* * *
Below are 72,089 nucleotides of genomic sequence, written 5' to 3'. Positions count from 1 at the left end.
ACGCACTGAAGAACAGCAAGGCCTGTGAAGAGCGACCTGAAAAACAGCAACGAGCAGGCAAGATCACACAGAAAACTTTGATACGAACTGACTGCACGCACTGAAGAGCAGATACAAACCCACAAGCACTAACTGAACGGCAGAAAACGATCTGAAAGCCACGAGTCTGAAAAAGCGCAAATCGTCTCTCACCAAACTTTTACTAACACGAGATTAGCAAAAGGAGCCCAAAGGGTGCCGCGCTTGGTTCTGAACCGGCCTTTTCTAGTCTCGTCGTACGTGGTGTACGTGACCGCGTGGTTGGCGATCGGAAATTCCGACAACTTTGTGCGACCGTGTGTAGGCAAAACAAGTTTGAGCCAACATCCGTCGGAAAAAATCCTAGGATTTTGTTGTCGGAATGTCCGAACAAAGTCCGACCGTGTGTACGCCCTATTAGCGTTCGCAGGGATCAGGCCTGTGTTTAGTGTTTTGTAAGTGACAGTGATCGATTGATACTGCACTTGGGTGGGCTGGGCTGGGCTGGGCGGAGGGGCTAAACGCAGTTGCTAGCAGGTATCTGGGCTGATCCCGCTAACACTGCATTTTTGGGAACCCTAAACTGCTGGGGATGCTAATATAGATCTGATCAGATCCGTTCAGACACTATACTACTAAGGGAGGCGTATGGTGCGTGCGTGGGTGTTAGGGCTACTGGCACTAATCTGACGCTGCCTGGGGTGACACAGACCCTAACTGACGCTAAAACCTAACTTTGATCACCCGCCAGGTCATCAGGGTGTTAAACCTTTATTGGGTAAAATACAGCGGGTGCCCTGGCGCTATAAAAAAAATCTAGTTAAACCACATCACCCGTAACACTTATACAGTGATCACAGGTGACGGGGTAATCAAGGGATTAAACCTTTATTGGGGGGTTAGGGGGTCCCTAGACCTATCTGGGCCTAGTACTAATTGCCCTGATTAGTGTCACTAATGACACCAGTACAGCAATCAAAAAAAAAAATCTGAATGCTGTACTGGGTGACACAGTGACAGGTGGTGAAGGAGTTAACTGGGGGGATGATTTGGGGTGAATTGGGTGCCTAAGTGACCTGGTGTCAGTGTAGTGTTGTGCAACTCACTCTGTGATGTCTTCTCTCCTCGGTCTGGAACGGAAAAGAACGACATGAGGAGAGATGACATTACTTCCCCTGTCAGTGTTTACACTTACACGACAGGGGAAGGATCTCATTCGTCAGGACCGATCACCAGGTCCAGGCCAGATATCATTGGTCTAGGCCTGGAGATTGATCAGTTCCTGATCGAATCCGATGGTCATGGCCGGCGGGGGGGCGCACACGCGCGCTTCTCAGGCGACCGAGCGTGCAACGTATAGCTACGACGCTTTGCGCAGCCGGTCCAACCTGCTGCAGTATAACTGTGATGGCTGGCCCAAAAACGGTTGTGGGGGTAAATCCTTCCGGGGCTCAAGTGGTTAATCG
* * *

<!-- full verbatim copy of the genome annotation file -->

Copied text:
Below are 72,089 nucleotides of genomic sequence, written 5' to 3'. Positions count from 1 at the left end.
ACGCACTGAAGAACAGCAAGGCCTGTGAAGAGCGACCTGAAAAACAGCAACGAGCAGGCAAGATCACACAGAAAACTTTGATACGAACTGACTGCACGCACTGAAGAGCAGATACAAACCCACAAGCACTAACTGAACGGCAGAAAACGATCTGAAAGCCACGAGTCTGAAAAAGCGCAAATCGTCTCTCACCAAACTTTTACTAACACGAGATTAGCAAAAGGAGCCCAAAGGGTGCCGCGCTTGGTTCTGAACCGGCCTTTTCTAGTCTCGTCGTACGTGGTGTACGTGACCGCGTGGTTGGCGATCGGAAATTCCGACAACTTTGTGCGACCGTGTGTAGGCAAAACAAGTTTGAGCCAACATCCGTCGGAAAAAATCCTAGGATTTTGTTGTCGGAATGTCCGAACAAAGTCCGACCGTGTGTACGCCCTATTAGCGTTCGCAGGGATCAGGCCTGTGTTTAGTGTTTTGTAAGTGACAGTGATCGATTGATACTGCACTTGGGTGGGCTGGGCTGGGCTGGGCGGAGGGGCTAAACGCAGTTGCTAGCAGGTATCTGGGCTGATCCCGCTAACACTGCATTTTTGGGAACCCTAAACTGCTGGGGATGCTAATATAGATCTGATCAGATCCGTTCAGACACTATACTACTAAGGGAGGCGTATGGTGCGTGCGTGGGTGTTAGGGCTACTGGCACTAATCTGACGCTGCCTGGGGTGACACAGACCCTAACTGACGCTAAAACCTAACTTTGATCACCCGCCAGGTCATCAGGGTGTTAAACCTTTATTGGGTAAAATACAGCGGGTGCCCTGGCGCTATAAAAAAAATCTAGTTAAACCACATCACCCGTAACACTTATACAGTGATCACAGGTGACGGGGTAATCAAGGGATTAAACCTTTATTGGGGGGTTAGGGGGTCCCTAGACCTATCTGGGCCTAGTACTAATTGCCCTGATTAGTGTCACTAATGACACCAGTACAGCAATCAAAAAAAAAAATCTGAATGCTGTACTGGGTGACACAGTGACAGGTGGTGAAGGAGTTAACTGGGGGGATGATTTGGGGTGAATTGGGTGCCTAAGTGACCTGGTGTCAGTGTAGTGTTGTGCAACTCACTCTGTGATGTCTTCTCTCCTCGGTCTGGAACGGAAAAGAACGACATGAGGAGAGATGACATTACTTCCCCTGTCAGTGTTTACACTTACACGACAGGGGAAGGATCTCATTCGTCAGGACCGATCACCAGGTCCAGGCCAGATATCATTGGTCTAGGCCTGGAGATTGATCAGTTCCTGATCGAATCCGATGGTCATGGCCGGCGGGGGGGCGCACACGCGCGCTTCTCAGGCGACCGAGCGTGCAACGTATAGCTACGACGCTTTGCGCAGCCGGTCCAACCTGCTGCAGTATAACTGTGATGGCTGGCCCAAAAACGGTTGTGGGGGTAAATCCTTCCGGGGCTCAAGTGGTTAATCG